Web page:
The novel’s second part, ‘Dolce’, details the occupation of a French village by Nazi soldiers. Again dividing the narrative by alternating between the stories of several characters, this section poses some fundamental questions about the relationship between occupier and occupied. Nemirovsky considers the humanity of the German soldiers and the conflict that such humanity raises when forced upon the enemy. Nemirovsky’s depiction of these soldiers as fundamentally human is astonishing when the context of her novel is considered. Writing Suite Francaise during the occupation, the author had no distance from events. This is not a novel written with the benefit of hindsight. It is written in a Europe steeped in blood, conflict, and the dehumanisation of the enemy.
Considered a threat by Nazi authorities due to her Jewish origins and status as a celebrated author, Nemirovsky was sent to Auschwitz, where she died in 1942, aged 39. This is a woman for whom prejudice and demonisation of Nazi forces would be almost understandable. Yet she paints a picture in which German soldiers are remarkable in their ordinariness, their familiarity, their similarity to everyone else.
“During the three months they had known each other, Lucile and the German had taken many walks together, but never in such splendid weather, so conducive to love. By tacit agreement they tried to forget everything except each other. ‘It’s nothing to do with us, it’s not our fault. In the heart of every man and woman a kind of Garden of Eden endures, where there is no war, no death, where wild animals and deer live together in peace. All we have to do is to reclaim that paradise, just close out eyes to everything else. We are a man and a woman. We love each other.’ Reason and emotion, they both believed, could make them enemies, but between them was a harmony of the senses that nothing could destroy; the silent understanding that binds a man in love and a willing woman in mutual desire,” (p.327).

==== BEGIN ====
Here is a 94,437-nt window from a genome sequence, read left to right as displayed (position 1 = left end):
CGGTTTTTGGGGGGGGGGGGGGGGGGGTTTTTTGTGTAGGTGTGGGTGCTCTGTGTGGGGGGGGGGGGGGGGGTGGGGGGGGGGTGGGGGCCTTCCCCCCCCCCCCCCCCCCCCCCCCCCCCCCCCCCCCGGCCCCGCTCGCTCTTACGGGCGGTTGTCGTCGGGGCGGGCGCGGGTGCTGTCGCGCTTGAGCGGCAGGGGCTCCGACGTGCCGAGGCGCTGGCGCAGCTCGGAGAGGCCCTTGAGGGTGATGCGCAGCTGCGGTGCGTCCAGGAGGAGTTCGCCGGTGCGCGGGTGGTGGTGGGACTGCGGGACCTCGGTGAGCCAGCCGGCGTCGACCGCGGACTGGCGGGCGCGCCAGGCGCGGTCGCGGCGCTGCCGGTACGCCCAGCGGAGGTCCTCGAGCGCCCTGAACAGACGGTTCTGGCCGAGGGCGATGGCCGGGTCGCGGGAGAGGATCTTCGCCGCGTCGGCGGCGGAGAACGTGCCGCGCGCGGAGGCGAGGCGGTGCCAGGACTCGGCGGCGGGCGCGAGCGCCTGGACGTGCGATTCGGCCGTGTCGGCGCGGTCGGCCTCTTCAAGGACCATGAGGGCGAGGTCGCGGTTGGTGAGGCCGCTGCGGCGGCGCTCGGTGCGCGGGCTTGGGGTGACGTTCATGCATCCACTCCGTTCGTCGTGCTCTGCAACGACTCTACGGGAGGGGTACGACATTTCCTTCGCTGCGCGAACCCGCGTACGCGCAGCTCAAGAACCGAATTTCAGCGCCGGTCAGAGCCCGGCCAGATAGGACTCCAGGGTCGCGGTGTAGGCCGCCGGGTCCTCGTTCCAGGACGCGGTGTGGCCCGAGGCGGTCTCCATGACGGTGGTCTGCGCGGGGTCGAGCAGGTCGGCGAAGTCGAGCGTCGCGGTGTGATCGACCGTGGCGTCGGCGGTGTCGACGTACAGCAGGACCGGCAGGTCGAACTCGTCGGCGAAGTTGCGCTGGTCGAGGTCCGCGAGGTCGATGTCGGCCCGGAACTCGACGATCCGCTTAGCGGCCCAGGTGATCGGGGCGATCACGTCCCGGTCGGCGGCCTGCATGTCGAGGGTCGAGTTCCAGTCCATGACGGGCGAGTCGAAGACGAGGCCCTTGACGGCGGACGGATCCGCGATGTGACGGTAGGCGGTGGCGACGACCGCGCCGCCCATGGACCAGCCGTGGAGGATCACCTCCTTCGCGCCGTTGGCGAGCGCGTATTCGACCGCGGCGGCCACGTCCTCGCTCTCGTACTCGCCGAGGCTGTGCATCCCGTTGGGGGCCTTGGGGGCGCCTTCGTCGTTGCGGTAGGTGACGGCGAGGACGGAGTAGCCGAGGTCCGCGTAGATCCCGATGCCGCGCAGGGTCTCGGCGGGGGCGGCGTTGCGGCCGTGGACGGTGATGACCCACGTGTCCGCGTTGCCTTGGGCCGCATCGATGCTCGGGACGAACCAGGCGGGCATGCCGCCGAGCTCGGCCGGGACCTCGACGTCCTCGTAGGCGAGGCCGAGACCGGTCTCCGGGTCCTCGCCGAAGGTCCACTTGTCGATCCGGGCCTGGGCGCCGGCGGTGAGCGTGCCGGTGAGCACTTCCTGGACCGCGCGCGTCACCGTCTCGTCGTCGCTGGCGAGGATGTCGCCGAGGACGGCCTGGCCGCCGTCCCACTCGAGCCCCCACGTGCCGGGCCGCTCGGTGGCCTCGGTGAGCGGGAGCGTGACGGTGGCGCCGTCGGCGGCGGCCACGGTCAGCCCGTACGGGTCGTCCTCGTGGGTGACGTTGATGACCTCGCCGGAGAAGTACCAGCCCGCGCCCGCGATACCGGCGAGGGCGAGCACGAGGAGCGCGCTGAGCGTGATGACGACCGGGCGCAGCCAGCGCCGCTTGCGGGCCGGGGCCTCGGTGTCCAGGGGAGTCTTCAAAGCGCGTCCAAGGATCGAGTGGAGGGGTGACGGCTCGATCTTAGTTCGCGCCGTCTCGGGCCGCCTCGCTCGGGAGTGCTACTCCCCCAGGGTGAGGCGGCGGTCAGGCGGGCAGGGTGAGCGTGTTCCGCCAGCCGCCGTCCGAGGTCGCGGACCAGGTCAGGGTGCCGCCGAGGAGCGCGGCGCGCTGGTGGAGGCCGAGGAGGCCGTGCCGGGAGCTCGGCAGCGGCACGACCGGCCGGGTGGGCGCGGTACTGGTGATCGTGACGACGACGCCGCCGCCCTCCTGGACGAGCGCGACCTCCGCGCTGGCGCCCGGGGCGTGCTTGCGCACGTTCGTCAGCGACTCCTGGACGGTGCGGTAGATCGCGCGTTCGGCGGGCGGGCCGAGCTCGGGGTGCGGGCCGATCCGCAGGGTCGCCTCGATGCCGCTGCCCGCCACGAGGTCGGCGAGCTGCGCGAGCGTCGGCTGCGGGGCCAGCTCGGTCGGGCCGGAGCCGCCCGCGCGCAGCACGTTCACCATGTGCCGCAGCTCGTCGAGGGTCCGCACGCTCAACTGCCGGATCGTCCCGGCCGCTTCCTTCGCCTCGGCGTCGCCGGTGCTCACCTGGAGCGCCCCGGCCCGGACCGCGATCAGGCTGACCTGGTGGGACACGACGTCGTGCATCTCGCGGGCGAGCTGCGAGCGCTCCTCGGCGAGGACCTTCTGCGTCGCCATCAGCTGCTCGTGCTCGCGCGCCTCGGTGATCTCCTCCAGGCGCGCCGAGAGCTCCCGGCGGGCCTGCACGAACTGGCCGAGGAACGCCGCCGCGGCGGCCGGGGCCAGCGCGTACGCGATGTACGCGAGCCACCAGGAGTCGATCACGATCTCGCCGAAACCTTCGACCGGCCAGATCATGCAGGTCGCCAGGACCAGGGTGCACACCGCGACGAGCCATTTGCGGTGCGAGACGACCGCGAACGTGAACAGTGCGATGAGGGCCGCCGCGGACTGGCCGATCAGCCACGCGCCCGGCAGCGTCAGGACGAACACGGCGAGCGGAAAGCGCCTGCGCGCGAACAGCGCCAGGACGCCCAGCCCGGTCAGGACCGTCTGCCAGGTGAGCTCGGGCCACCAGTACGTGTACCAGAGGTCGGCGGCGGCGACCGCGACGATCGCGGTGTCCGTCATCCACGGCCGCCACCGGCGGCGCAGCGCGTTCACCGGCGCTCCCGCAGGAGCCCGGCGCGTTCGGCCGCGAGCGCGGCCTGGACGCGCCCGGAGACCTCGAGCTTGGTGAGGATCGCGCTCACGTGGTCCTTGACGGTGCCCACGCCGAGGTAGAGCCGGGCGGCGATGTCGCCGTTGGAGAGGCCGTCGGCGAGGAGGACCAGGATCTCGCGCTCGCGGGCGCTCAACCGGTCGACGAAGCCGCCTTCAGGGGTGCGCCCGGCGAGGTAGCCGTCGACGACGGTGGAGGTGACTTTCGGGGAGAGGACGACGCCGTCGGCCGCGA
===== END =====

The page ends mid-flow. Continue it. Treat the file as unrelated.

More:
The notebooks containing Suite Francaise were discovered in 2007, allowing the novel to finally find the critical acclaim that it deserves. Although unfinished (Nemirovsky had planned three further parts for the novel), this book is astonishing in every regard. The atrocities of the Second World War drive a certain desperation in us all – a desperation to explain. Nemirovsky makes no such attempt. She simply writes to reflect what she is seeing around her, without a desire to redeem or justify. This is a novel that I believe everyone everywhere should be required to read, but if this review provokes even one of you to pick up Suite Francaise, I will consider this blog worth creating. It is beautifully written and terrifyingly honest. And, I do not say this lightly, a novel that I believe no one could emerge from reading as quite the same person.
I said at the outset of this review that I did not believe that I could do this book justice. But, if the story behind Suite Francaise and the tragic death of its author should leave you with anything, it is that we cannot hide our faces from history. The Second World War was an event of brutality and humanity. No where have I seen this tension better depicted than in Suite Francaise.